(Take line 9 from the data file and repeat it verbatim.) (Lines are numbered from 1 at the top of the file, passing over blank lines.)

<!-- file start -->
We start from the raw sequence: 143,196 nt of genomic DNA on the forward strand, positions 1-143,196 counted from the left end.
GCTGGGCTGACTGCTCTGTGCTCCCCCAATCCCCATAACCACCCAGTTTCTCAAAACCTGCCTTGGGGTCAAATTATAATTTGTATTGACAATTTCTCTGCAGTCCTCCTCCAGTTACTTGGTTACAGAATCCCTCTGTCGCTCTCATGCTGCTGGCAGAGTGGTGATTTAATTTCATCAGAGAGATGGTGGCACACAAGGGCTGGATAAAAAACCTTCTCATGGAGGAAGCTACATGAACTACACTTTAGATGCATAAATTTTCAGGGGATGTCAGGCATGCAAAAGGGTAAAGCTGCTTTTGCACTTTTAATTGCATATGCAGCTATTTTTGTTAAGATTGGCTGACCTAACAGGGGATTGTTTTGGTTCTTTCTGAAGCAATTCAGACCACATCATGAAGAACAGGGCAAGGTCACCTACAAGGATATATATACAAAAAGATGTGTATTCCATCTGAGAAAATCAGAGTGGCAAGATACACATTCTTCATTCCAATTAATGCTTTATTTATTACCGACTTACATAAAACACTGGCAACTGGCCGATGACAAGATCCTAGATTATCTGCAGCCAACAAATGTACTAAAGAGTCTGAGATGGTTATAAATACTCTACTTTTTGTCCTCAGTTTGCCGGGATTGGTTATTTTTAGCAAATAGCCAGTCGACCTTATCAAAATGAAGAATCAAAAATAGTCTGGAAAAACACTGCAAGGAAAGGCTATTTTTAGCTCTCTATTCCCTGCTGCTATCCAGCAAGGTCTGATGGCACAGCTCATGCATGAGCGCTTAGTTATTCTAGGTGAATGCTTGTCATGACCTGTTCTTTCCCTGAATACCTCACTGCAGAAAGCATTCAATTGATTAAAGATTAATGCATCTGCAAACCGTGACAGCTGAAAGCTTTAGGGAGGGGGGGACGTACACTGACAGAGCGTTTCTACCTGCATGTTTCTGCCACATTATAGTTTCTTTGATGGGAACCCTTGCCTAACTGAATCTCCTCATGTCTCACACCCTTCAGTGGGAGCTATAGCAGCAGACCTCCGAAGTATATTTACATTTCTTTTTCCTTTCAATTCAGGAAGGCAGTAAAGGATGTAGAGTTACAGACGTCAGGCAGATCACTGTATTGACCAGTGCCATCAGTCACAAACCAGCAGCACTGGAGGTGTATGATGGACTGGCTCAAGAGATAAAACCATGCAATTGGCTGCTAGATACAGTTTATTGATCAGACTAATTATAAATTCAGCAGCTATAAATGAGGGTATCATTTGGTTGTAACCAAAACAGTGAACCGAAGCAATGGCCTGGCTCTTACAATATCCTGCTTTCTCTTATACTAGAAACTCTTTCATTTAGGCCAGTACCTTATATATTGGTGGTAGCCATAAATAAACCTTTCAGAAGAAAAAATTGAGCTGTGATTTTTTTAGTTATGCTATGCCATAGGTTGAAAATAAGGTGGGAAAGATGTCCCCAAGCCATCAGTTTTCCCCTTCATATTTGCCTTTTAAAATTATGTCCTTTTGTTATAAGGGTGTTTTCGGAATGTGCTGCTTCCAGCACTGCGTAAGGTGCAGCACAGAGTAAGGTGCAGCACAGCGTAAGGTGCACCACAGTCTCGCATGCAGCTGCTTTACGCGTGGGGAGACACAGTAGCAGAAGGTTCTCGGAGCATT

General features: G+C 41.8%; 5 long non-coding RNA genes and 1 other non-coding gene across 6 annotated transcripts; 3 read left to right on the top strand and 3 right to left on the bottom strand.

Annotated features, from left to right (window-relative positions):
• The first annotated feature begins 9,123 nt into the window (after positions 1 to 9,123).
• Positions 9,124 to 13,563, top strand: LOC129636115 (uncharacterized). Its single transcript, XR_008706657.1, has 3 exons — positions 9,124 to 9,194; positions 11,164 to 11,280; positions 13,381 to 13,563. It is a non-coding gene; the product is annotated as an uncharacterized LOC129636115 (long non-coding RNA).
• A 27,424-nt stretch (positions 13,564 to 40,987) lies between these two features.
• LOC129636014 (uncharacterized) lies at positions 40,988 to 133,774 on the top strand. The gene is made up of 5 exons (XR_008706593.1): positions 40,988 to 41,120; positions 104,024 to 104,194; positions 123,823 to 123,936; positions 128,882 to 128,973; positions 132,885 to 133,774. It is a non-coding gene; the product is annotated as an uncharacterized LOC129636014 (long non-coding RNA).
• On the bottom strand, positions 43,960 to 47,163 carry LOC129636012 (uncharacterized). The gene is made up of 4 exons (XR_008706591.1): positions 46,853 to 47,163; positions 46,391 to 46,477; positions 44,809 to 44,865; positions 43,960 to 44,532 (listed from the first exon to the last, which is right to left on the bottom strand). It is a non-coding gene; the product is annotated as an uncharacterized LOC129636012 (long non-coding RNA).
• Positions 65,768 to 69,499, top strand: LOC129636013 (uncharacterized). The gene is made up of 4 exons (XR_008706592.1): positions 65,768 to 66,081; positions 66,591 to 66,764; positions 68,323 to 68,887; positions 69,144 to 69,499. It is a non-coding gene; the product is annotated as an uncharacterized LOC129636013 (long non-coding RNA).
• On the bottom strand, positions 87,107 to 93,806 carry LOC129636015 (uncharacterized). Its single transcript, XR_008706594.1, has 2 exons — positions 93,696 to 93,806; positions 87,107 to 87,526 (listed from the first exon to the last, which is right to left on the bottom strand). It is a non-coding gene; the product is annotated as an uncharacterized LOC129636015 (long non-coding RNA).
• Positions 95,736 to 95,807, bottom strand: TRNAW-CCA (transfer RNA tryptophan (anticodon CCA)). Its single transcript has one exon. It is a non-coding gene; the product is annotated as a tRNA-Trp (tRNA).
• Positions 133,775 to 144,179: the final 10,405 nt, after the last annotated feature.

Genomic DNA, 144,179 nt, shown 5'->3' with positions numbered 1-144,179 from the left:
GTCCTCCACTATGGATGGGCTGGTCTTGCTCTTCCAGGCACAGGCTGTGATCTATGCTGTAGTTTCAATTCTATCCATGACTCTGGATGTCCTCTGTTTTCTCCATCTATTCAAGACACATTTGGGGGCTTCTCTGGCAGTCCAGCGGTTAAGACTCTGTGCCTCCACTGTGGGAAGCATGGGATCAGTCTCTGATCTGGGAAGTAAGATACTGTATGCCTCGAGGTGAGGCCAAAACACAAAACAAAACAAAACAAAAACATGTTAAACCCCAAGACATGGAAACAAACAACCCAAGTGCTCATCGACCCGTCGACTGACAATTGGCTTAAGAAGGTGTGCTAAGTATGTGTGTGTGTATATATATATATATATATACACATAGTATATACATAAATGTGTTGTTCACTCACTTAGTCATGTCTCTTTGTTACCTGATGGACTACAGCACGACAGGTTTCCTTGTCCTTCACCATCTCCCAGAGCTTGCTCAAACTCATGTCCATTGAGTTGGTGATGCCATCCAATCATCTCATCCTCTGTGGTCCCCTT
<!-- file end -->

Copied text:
• On the bottom strand, positions 43,960 to 47,163 carry LOC129636012 (uncharacterized). The gene is made up of 4 exons (XR_008706591.1): positions 46,853 to 47,163; positions 46,391 to 46,477; positions 44,809 to 44,865; positions 43,960 to 44,532 (listed from the first exon to the last, which is right to left on the bottom strand). It is a non-coding gene; the product is annotated as an uncharacterized LOC129636012 (long non-coding RNA).